Want to see passes that slaves carried to travel the streets of Charleston, a firsthand account of the earthquake of 1886 or a world map from the late 1600s?

A new online library launched this month at the College of Charleston will show you.

The Lowcountry Digital Library is a collaborative effort to bring online more than 50,000 items from public and private archives in the Lowcountry, said project director John White, an archivist and historian at the college's Addlestone Library. The digital library will contain items "about or housed in the Lowcountry," White said.

Other partners in the project are the Medical University of South Carolina, The Citadel, Gibbes Museum of Art, Historic Charleston Foundation, Beaufort County Library and the Charleston County Public Library.

Charleston doesn't have a central archive for historic material, White said. But it has several small and medium-sized collections of historical documents.

"It's difficult to do research here because you have to go to 20 places around town," White said.

But he thinks the digital library will change that. About 7,500 items already are available online, he said.

And many of those items provide an intimate look into Lowcountry life.

For instance, he said, the library will include a diary with stories about a family's trip from Charleston to Key West, Fla., in the years before the Civil War. It contains accounts of family members' discussions about the inevitability of the war, and others about "loose women."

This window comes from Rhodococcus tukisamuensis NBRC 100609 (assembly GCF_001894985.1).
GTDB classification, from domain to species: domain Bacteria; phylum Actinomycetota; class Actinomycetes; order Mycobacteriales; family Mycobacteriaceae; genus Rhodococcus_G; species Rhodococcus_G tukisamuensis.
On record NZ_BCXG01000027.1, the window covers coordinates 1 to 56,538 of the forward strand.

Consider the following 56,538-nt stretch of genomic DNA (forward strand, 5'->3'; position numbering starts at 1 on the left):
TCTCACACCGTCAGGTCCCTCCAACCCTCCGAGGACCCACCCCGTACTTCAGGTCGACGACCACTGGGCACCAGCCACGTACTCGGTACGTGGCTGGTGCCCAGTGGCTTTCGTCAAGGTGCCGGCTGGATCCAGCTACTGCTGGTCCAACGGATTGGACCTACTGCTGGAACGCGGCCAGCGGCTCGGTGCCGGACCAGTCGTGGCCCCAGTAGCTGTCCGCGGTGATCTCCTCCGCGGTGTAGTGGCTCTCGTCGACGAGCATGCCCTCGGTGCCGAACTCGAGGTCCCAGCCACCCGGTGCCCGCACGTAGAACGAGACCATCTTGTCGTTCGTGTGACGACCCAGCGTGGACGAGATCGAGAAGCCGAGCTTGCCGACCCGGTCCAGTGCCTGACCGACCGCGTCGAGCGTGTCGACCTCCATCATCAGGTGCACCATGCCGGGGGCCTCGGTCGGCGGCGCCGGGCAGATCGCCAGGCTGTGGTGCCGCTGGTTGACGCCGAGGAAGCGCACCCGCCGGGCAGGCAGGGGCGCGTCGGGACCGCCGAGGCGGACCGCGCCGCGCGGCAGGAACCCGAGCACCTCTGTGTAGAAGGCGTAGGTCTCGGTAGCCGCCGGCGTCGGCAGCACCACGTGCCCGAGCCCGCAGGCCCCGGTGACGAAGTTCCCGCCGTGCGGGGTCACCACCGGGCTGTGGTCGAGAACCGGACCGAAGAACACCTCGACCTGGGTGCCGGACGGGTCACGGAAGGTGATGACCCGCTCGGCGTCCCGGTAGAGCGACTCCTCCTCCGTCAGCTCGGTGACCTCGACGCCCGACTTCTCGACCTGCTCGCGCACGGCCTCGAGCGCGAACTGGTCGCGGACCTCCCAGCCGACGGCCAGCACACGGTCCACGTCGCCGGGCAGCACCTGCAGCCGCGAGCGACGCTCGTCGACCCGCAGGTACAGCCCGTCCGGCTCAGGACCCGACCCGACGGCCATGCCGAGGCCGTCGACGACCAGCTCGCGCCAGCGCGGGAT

Another diary from the 1820s includes a man's account of dealing with tuberculosis, White said.

The library also includes a few "slave passes," which were notes from owners that slaves had to carry to move about Charleston. The passes were tucked inside a Book of Common Prayer that was donated to the college in 1934.

The Heyward and Ferguson family papers, about 1,500 documents in all, soon will be available online, White said. The documents include a great deal of correspondence between members of two families with deep Lowcountry roots.

Angela Flenner, project coordinator for the digital library, said she grew to know family members as she read their letters while scanning them for the library. In one case, a young man wrote a lot about preparing to get married. She was devastated to learn from a letter that his wife had died, she said.

White said many of the documents in the collection are fragile and couldn't withstand regular handling. But many people can see them online with no damage to the original documents.

In the past, few children could look at or learn from the fragile items, he said. "It's not a good idea for third-graders to handle 18th-century documents." But the online versions will be available to everyone. He hopes to eventually include lesson plans for teachers of students in kindergarten through 12th grade, he said.

The digital library received a $305,000 grant from the Gaylord and Dorothy Donnelley Foundation, which will enable it to grow from its current 7,500 images to 50,000 over the next three years.

White said the grant will finance the infrastructure for the project, which will grow larger, and bring in more partners, over time.

People at all partner institutions are being trained to add to the library, he said.

The project won't stop growing when the Donnelley Foundation grant runs out, he said. It will continue making "wholly unique items" available to people in the Lowcountry and around the world.